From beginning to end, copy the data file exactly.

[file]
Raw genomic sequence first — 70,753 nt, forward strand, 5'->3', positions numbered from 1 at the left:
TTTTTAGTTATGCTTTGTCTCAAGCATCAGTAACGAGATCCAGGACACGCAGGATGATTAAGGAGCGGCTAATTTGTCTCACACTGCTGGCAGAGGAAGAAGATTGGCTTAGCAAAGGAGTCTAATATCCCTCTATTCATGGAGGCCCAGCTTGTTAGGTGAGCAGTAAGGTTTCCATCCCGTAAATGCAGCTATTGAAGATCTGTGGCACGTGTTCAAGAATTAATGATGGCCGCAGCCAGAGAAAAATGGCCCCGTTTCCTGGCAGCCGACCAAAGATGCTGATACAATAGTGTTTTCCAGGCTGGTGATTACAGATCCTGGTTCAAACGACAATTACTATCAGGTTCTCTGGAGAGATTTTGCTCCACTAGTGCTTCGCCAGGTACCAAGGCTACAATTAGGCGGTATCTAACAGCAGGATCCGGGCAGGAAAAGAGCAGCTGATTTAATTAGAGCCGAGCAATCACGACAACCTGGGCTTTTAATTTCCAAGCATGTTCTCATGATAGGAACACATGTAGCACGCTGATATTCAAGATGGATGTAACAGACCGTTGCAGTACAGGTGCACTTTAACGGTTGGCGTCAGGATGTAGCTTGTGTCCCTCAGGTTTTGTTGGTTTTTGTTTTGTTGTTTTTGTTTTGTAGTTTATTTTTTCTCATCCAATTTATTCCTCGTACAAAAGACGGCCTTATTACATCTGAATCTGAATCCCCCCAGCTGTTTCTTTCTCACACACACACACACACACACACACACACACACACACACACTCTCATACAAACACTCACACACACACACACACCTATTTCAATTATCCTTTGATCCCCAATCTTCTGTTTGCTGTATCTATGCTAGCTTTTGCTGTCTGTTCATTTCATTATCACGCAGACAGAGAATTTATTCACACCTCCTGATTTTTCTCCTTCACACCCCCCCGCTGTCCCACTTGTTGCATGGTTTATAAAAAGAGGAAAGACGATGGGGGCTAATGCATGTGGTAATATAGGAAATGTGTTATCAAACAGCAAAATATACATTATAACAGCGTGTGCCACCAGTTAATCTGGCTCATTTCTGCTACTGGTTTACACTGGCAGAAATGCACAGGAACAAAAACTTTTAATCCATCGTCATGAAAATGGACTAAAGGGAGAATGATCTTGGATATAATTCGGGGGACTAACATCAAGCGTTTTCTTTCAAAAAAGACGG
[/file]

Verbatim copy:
Raw genomic sequence first — 70,753 nt, forward strand, 5'->3', positions numbered from 1 at the left:
TTTTTAGTTATGCTTTGTCTCAAGCATCAGTAACGAGATCCAGGACACGCAGGATGATTAAGGAGCGGCTAATTTGTCTCACACTGCTGGCAGAGGAAGAAGATTGGCTTAGCAAAGGAGTCTAATATCCCTCTATTCATGGAGGCCCAGCTTGTTAGGTGAGCAGTAAGGTTTCCATCCCGTAAATGCAGCTATTGAAGATCTGTGGCACGTGTTCAAGAATTAATGATGGCCGCAGCCAGAGAAAAATGGCCCCGTTTCCTGGCAGCCGACCAAAGATGCTGATACAATAGTGTTTTCCAGGCTGGTGATTACAGATCCTGGTTCAAACGACAATTACTATCAGGTTCTCTGGAGAGATTTTGCTCCACTAGTGCTTCGCCAGGTACCAAGGCTACAATTAGGCGGTATCTAACAGCAGGATCCGGGCAGGAAAAGAGCAGCTGATTTAATTAGAGCCGAGCAATCACGACAACCTGGGCTTTTAATTTCCAAGCATGTTCTCATGATAGGAACACATGTAGCACGCTGATATTCAAGATGGATGTAACAGACCGTTGCAGTACAGGTGCACTTTAACGGTTGGCGTCAGGATGTAGCTTGTGTCCCTCAGGTTTTGTTGGTTTTTGTTTTGTTGTTTTTGTTTTGTAGTTTATTTTTTCTCATCCAATTTATTCCTCGTACAAAAGACGGCCTTATTACATCTGAATCTGAATCCCCCCAGCTGTTTCTTTCTCACACACACACACACACACACACACACACACACACACACACTCTCATACAAACACTCACACACACACACACACCTATTTCAATTATCCTTTGATCCCCAATCTTCTGTTTGCTGTATCTATGCTAGCTTTTGCTGTCTGTTCATTTCATTATCACGCAGACAGAGAATTTATTCACACCTCCTGATTTTTCTCCTTCACACCCCCCCGCTGTCCCACTTGTTGCATGGTTTATAAAAAGAGGAAAGACGATGGGGGCTAATGCATGTGGTAATATAGGAAATGTGTTATCAAACAGCAAAATATACATTATAACAGCGTGTGCCACCAGTTAATCTGGCTCATTTCTGCTACTGGTTTACACTGGCAGAAATGCACAGGAACAAAAACTTTTAATCCATCGTCATGAAAATGGACTAAAGGGAGAATGATCTTGGATATAATTCGGGGGACTAACATCAAGCGTTTTCTTTCAAAAAAGACGG